Alt-rock act Nada Surf drops in at the Irenic on Sunday after Prism Tats.
They got older. And as a band, they got better. But, where does Nada Surf fit into the bigger picture today? There’s good argument that Nada Surf is a one-hit wonder. Lightning struck only once for them, and that was way back in 1996 with their hit single “Popular” (“My mom says I’m a catch/ I’m pop-ular,” sings the eternally youthful Matthew Caws.) After that, never again would Nada Surf climb the chart heights.
"Cold to See Clear"
...off of Nada Surf's latest record, You Know Who You Are
But any industry observer worth his/her salt would argue that the record business of 1996 no longer exists. Digital and file-sharing platforms took away the conventions of the trade as we once knew them, and the tools we used to measure a band’s market value became worthless. And then, a lot of similar power-pop alt-rockers landed in a kind of purgatory that included day-jobs and scheduled touring on vacation time. What saved Nada Surf and other bands like them? A cult following willing to show up and pay the price at the door.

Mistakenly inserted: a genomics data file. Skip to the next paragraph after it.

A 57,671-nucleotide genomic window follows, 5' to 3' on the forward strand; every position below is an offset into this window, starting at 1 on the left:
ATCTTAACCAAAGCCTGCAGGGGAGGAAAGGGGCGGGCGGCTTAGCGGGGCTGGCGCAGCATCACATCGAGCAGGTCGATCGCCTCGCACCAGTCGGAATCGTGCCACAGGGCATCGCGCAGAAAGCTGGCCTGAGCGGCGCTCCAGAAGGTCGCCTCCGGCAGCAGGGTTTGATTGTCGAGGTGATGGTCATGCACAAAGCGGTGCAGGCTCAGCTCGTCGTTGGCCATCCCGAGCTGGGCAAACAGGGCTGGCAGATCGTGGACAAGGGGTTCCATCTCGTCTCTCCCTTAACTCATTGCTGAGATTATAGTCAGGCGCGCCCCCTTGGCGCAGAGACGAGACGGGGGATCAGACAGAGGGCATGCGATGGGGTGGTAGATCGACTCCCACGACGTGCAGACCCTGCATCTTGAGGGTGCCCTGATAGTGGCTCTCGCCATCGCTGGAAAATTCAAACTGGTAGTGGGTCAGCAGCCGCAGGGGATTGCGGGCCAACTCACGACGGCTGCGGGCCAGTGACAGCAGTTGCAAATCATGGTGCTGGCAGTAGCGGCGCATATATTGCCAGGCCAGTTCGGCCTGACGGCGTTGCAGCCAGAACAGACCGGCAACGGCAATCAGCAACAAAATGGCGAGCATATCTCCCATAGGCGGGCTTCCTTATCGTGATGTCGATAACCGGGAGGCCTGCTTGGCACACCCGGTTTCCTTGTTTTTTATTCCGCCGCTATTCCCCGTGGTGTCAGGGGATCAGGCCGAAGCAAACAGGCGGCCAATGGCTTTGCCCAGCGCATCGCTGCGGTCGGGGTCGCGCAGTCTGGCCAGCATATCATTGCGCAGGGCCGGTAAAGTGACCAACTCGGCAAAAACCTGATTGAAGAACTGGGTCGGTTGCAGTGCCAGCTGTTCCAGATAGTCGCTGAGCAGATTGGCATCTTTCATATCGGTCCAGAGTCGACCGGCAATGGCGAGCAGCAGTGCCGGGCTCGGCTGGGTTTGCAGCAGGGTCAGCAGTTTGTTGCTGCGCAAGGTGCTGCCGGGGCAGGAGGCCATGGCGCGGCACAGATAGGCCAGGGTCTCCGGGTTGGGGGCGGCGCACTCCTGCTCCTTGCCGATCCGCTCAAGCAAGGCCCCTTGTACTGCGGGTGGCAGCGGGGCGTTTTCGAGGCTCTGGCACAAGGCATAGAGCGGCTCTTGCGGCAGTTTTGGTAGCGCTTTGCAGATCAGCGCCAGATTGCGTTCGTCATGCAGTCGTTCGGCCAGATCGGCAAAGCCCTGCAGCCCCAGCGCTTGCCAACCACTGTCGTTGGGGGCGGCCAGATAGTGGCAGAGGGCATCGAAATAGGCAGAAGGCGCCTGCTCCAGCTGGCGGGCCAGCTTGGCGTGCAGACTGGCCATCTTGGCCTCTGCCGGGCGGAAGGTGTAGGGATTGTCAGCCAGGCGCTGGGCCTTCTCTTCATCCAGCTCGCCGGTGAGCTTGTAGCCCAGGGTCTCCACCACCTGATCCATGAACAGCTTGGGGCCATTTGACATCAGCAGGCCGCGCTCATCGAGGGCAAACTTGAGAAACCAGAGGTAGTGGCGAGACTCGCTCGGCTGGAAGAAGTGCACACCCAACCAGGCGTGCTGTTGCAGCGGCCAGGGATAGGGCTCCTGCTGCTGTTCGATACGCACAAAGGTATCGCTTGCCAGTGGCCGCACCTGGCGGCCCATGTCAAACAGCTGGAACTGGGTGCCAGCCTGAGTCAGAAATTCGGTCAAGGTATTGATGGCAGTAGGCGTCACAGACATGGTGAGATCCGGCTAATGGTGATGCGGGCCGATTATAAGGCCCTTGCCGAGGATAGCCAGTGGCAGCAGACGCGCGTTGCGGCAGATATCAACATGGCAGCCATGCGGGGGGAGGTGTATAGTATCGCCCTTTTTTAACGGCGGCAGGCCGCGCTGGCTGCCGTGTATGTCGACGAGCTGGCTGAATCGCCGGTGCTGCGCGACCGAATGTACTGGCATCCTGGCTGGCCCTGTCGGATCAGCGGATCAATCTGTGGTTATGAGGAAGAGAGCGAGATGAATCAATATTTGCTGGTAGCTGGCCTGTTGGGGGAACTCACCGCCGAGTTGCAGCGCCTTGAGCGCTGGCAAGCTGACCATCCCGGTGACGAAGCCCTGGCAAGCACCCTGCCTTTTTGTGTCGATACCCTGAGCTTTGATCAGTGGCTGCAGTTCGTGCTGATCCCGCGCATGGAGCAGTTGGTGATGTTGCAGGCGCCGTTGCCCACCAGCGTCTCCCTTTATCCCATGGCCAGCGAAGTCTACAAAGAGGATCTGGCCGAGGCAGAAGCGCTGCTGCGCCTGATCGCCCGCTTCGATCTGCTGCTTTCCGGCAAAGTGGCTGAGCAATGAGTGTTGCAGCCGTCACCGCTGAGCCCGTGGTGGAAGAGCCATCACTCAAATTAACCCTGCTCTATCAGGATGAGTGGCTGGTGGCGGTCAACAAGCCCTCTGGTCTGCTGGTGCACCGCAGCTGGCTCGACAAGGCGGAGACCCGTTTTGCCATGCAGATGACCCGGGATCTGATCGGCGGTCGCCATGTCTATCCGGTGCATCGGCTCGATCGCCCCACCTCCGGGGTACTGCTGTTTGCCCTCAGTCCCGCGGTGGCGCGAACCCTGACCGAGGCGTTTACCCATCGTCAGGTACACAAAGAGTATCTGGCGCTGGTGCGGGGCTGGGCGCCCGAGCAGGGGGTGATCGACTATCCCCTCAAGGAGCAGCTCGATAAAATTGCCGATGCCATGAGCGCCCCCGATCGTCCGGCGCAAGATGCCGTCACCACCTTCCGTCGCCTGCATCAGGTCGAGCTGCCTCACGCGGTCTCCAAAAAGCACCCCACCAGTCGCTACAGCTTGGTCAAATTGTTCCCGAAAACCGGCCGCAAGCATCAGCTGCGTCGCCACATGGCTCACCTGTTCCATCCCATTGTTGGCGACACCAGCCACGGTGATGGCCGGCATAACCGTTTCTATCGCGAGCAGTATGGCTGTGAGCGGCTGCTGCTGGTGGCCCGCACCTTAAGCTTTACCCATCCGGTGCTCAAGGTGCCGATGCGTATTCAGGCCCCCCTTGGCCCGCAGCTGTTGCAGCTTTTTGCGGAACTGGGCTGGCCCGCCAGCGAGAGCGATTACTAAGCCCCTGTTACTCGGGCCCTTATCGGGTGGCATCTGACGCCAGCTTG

- Sunday, May 22, 2016, 7:30 p.m.
3090 Polk Avenue,
Caws writes, plays guitar, and sings. He started the band with bassist Daniel Lorca in New York City in the early 1990s; both were already veterans of many startup bands. The Midas touch came from Ric Ocasek, who had a measure of fame by then with his band the Cars. He liked Nada Surf’s demo and he produced their first album and helped land them a major-label deal. Ocasek’s other side project was Weezer, a band that Nada Surf has ceaselessly been likened to over the years. Nada Surf has since released seven more full-lengths, among them 2000’s Proximity Effect, considered by the rock press to be the band’s finest. This year finds them touring behind You Know Who You Are, featuring contributions from the band’s newest member, Doug Gillard (he came aboard in 2012) formerly of Guided by Voices. It’s a new Nada day.
Prism Tats also performs.